As one reminisces about the golden years of manufacturing — auto making in particular — one of the first cities that comes to mind is Detroit.
Long known as the “automobile capital of the world,” this city embraced the giants of the automotive and related industries. Giant manufacturing facilities sprouted within its boundaries and beyond. Steel mills rose along the Detroit River, an important link to the Great Lakes via the St. Lawrence Seaway.
Detroit had it all — jobs, homes, and retail services for everyone.
Then the bottom fell out.
In the late 1960s and into the late 80s, the city suffered plant closings, high unemployment, a population shift to the suburbs, and a decaying, tenant-starved downtown district. Workers drove a migratory route to beckoning prosperity in Texas and similar warm, southern regions.
Manufacturing giants like General Motors and high-tech companies like Compuware are reinvesting in the city, creating new jobs and sparking related services. Detroit is welcoming a new sports stadium and casinos into the downtown, and new home construction has emerged from years of hibernation.
An exaggeration? Not at all. Detroit is coming back, and businesses such as hvacr contractors are reaping the benefits. New construction and retrofit-replacement work are the buzzwords. Not even a shortage of qualified people is stopping the forward momentum.
“We have never seen such a renaissance as we are seeing now,” said David Williams, vice president of Kropf Service Co., Detroit. “Contractors in our area are hiring people from all over the country.”
The appeal of a resurgent Detroit market also has drawn the attention of national consolidators. But some of the established commercial contractors are taking a wait-and-see approach to the Wall Street competitors.
In this first installment on the Detroit market, we’ll look at two commercial contractors who are eagerly setting their tables for an expected upturn in the local economy.
It made for a lot of fun travel for daughter Mary, now president of the company. “My parents had a travel trailer and we went all around the state. It was a wonderful experience.”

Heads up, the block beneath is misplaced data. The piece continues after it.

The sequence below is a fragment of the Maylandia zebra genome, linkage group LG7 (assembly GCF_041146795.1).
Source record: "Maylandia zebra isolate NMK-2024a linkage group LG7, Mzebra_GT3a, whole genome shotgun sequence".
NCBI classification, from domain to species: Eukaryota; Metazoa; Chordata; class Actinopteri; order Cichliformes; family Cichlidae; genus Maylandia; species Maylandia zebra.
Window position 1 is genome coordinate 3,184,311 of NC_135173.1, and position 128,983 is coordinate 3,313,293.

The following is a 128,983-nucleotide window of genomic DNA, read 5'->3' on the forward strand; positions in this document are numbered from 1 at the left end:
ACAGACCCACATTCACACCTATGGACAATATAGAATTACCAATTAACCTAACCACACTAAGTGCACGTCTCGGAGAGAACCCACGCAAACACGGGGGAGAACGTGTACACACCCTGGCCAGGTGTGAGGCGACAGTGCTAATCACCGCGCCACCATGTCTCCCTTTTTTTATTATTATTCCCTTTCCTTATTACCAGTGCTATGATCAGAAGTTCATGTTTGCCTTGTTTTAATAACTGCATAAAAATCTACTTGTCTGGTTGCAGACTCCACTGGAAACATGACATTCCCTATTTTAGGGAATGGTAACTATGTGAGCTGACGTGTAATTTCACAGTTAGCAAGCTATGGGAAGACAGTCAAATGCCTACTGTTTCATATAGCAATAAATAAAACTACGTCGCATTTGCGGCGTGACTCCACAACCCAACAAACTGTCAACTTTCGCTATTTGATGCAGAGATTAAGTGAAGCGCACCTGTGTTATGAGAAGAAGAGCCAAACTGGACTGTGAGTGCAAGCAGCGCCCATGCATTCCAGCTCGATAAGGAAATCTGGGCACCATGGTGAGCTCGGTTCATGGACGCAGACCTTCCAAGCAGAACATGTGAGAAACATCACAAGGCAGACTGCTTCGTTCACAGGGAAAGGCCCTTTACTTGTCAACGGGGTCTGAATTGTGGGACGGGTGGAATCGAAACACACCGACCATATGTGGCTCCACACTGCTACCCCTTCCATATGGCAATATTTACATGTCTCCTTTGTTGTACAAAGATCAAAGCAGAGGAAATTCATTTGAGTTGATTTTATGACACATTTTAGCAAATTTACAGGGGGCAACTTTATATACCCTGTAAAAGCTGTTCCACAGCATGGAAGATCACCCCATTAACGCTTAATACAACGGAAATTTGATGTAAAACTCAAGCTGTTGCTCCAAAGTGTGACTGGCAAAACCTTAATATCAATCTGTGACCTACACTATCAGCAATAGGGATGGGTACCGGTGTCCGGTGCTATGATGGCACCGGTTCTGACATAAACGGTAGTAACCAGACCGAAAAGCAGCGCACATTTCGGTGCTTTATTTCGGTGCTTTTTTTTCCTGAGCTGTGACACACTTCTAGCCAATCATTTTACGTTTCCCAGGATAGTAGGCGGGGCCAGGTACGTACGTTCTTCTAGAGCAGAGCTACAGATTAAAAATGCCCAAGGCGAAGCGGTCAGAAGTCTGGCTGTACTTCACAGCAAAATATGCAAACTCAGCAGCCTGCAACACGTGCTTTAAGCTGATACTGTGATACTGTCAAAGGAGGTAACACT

Jim eventually got into contracting and continued working in the two regions of Michigan. He did a lot of two-step design-build business for the government. A lot of the work was out of state.
As that business died off, he started doing more a/c work in Detroit. He planted his roots on the west side of the city 30 years ago. Today the business generates $3 million and keeps 20 people employed. All the while he has steadfastly served one market.
“I don’t think we’ve ever done a new construction project,” he said. “All of our work is retrofit. Our customers include the Detroit Board of Education, institutional work, and church work.”
Mary Marble prefers this type of work because it seems to fit their niche. She is not interested in some of the larger, high-profile jobs in town. “I think we are too small.”
Jim added, “While all of the bigger guys are tied up with downtown projects, more of the smaller jobs will be available for us.”
“We are still actively involved in the boiler retrofit business,” he said. “But all of the buildings today are going to have to have air conditioners. It’s pretty tough to put an a/c system in a building designed for a steam boiler.
“Now we are seeing retrofit jobs involving ductless systems. There are a lot of buildings, like churches, that have no ductwork system because of the boilers.”
Mary added that some building owners are going for more efficiency and are installing newer, smaller boiler systems. “A lot of older facilities are changing out older, larger boilers for multiple systems, two or three smaller units that run a lot more efficiently.”
“In the Detroit area, there are only three or four contractors with qualified people to work on this industrial-type boiler work,” Jim said. “That is to our advantage. It is a niche market now.”
Marble said he prefers to do all design-build work but there isn’t enough in the area to sustain his business. With the resurgence of the Detroit market, he may soon find enough of this work to devote all of his time to it.
“We are a union shop,” he said. “When we need people, we pull them from the union hall. Tomorrow we could have a job that required 15 people and we would be able to get them from the union hall.
“We protect our people and try to hold on to them. Some have been with us for over 20 years.”
Mary stated that the union is responsible for supplying the workers and they usually do a good job. “In Detroit, Local 636 is the best of the best. They have very good people and they train them well. They seek out people at jobsites and talk to them about the benefits of joining the union.”